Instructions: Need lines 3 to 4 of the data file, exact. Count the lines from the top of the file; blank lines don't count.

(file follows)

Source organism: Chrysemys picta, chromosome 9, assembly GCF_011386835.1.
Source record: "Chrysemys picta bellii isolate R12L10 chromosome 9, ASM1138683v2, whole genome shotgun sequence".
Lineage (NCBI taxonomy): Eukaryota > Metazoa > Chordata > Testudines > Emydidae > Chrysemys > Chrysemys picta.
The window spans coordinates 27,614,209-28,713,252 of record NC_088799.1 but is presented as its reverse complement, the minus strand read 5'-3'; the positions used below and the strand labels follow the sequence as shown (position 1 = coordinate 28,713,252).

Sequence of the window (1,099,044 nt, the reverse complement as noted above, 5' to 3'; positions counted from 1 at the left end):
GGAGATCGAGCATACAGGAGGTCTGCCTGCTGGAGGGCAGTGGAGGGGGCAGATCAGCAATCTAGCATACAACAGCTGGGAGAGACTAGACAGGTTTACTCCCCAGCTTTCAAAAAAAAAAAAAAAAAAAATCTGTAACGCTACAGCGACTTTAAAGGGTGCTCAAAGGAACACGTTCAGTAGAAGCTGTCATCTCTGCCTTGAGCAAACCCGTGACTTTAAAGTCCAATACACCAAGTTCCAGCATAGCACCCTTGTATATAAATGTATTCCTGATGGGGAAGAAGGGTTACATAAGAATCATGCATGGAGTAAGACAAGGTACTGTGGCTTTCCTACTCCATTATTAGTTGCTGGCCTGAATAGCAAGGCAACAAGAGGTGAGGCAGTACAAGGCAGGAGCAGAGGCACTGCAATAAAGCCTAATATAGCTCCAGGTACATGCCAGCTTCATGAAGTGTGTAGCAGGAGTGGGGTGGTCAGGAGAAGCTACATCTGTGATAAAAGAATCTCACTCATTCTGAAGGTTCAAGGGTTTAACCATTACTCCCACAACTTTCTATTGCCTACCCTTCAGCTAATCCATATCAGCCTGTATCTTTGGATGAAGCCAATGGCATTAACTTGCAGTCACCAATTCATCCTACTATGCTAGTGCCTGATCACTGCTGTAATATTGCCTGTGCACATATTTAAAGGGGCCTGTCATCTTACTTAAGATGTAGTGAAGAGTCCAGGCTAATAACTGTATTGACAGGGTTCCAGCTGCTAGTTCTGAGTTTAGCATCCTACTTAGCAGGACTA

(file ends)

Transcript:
Lineage (NCBI taxonomy): Eukaryota > Metazoa > Chordata > Testudines > Emydidae > Chrysemys > Chrysemys picta.
The window spans coordinates 27,614,209-28,713,252 of record NC_088799.1 but is presented as its reverse complement, the minus strand read 5'-3'; the positions used below and the strand labels follow the sequence as shown (position 1 = coordinate 28,713,252).